Italy has 20 primary growing regions, but if you had to award just two wines from all of them as King and Queen, Brunello di Montalcino and Barolo would take the crowns. If you’re a fan of Italian wines, you probably know these two very well.


This age-worthy red wine from Northwest Italy is characterized by its big tannic profile and perfumed aromatics. It is made from 100% Nebbiolo grapes grown in the northwest corner of Italy in Piedmont.


Manzone Barolo Castelletto 2010

Traditional style Barolo has a big tannic structure resulting from extended contact between grape skins and fermenting juice before being aged in large wooden casks. Legal regulations behind the production of Barolo state it must be aged a minimum 38 months after harvest, 18 of which must be spent in oak. If the wine spends 5+ years aging, it can be labeled as “Riserva” and sold at a higher price. Barolo generally costs more than Brunello, often fetching $60-90 per bottle.

Because of the big tannins, a Barolo could take a decade to soften and enter a prime drinking window. As consumer tastes evolved to prefer more immediately drinkable fruit-forward styles, some Barolo winemakers began shortening the fermentation time, using extended maceration to extract a deeper color, and aging the wine in smaller oak barrels to round out the flavor. Some traditional Barolo winemakers think this modern approach imparts too much oak flavor, which masks the characteristic rose petal notes.

Grape: 100% Nebbiolo

Flavors: Red cherry, raspberry, rose petal, white pepper, leather and tobacco.

Region: Piedmont

Brunello di Montalcino

Brunello is made from Sangiovese grapes sourced from vineyards surrounding Montalcino, in the center of Italy near Tuscany. It was the first of 20 Italian varietals to garner official DOCG status.

Tenuta Buon Tempo Brunello di Montalcino 2010

Tenuta Buon Tempo Brunello di Montalcino 2010

Traditional Brunello is aged for a minimum of two years in very large Slavonian oak casks, which impart little flavor, but just as modern winemakers did with Barolo, some prefer aging in smaller French oak barrels which adds vanilla/coconut/caramel notes. In addition to the minimum two years required for barrel aging, producers must allow at least four months bottle aging before releasing to the public. It represents one of Italy’s more expensive wines, usually priced between $40-70 per bottle.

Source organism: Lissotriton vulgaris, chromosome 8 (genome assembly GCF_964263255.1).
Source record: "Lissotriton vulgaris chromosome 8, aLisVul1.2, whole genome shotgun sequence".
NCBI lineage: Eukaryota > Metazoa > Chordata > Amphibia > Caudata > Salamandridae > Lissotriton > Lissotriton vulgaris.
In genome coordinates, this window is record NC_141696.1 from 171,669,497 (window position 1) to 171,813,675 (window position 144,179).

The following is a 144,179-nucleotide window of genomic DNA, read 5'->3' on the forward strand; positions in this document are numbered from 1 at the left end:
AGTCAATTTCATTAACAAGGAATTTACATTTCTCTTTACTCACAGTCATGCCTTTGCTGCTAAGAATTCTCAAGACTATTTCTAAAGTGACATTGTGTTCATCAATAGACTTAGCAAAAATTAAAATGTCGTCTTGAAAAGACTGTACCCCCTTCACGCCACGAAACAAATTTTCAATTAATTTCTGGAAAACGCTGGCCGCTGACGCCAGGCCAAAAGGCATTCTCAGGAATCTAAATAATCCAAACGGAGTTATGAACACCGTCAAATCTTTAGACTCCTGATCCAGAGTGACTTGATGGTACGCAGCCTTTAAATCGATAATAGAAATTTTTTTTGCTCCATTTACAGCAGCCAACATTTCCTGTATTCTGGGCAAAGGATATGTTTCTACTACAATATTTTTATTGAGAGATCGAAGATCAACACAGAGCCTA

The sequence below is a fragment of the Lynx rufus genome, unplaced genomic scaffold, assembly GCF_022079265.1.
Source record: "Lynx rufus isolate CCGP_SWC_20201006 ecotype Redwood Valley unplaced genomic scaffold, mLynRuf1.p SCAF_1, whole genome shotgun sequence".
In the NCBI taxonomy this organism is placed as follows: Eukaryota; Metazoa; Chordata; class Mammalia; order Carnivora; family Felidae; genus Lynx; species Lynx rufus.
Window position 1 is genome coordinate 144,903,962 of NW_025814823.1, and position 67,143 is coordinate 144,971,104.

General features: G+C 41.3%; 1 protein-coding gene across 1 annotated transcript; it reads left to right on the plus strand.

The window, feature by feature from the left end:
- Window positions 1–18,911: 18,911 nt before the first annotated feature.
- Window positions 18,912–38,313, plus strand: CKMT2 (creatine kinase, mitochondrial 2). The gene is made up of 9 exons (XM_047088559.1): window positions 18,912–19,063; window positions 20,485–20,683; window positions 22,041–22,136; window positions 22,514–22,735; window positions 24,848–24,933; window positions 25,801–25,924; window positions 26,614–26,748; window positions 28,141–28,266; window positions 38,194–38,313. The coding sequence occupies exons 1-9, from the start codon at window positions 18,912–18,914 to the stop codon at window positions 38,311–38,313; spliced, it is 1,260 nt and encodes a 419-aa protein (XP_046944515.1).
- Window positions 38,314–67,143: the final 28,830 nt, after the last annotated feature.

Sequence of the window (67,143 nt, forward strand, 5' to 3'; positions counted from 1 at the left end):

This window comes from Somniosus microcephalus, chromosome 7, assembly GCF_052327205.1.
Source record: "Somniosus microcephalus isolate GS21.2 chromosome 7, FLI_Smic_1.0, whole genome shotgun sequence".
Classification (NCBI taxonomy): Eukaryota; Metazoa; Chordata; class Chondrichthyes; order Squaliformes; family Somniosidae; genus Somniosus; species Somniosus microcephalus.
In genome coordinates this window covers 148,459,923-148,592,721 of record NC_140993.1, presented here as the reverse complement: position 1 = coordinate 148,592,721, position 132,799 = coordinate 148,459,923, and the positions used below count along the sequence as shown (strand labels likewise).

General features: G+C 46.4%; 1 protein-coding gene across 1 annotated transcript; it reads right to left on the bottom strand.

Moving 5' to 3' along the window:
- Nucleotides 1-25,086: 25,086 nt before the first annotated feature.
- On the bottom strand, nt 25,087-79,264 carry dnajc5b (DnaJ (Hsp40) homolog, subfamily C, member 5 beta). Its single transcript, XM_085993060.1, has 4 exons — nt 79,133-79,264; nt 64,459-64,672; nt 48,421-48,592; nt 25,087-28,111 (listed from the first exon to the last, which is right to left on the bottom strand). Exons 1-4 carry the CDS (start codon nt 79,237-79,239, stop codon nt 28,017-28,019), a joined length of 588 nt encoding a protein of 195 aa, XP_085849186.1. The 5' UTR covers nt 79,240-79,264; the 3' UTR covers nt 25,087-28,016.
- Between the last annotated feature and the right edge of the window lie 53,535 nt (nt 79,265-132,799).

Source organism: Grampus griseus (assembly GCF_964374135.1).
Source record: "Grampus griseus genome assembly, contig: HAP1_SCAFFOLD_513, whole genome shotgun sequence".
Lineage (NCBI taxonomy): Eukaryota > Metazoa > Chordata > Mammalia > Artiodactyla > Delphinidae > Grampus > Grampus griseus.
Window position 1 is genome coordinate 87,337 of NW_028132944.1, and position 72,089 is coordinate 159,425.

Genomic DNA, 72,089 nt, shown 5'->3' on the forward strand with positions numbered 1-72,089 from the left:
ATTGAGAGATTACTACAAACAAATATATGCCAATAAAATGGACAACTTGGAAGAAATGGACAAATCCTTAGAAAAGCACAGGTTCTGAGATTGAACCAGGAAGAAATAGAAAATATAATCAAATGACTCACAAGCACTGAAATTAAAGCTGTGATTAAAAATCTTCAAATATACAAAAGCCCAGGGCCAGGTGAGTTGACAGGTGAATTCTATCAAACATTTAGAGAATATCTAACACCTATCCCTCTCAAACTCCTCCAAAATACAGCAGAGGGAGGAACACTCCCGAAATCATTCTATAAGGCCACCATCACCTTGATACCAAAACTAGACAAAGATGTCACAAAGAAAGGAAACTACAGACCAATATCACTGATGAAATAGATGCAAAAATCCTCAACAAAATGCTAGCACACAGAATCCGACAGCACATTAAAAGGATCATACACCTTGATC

In 2008 the controversy behind Brunello styles erupted and some producers were accused of adulterating their wines with non-DOCG varietals. The scandal was dubbed Brunellopoli and as a result the United States restricted imports that didn’t have 100% verifiable proof that Sangiovese was the only grape used in production.

Grape: 100% Sangiovese

Flavors: Black cherry, blackberry, plum, oregano, sweet tobacco, bakers chocolate, and leather.

Region: Tuscany

Food pairing ideas

Italians know how to eat, so you can imagine these two wines have a home at the dinner table. Barolo’s delicate aromatics, strong tannins, and bright acidity make it a great choice for lighter colored meats – duck, chicken, veal. It also goes well with lighter pasta dishes and risotto. Brunello, with its darker fruit flavors and pronounced spice, pairs nicely with rich red sauces, braised meats and Tuscan-inspired dishes that use olive oil and vinegar.

Braised Short Ribs

Red wine, garlic, and herbs join together in this savory dish, perfect for winter and fall. Get the recipe from Food Network.


Mushroom Risotto

If you’re patient enough to tend to the stove, this simple dish will reward you with its warm and hearty flavors. Get the complete recipe here.


These two varietals are like the super heroes of Italian wine, austere and restrained on one hand, powerful and intense on the other. It’s no surprise they are among our best sellers, and you can bet we have some great vintages en route as a result of our recent voyage to Italy so keep your eyes peeled!

If you aren’t that familiar with either of these two varietals, we encourage you to do some “homework” of your own. However, spending $50+ on an unknown bottle doesn’t always jive. In that case consider the “baby brunello” – Rosso di Montalcino, a DOC wine that was created to allow Brunello producers more flexibility. Good examples can be found for less than half the price of a typical Brunello di Montalcino.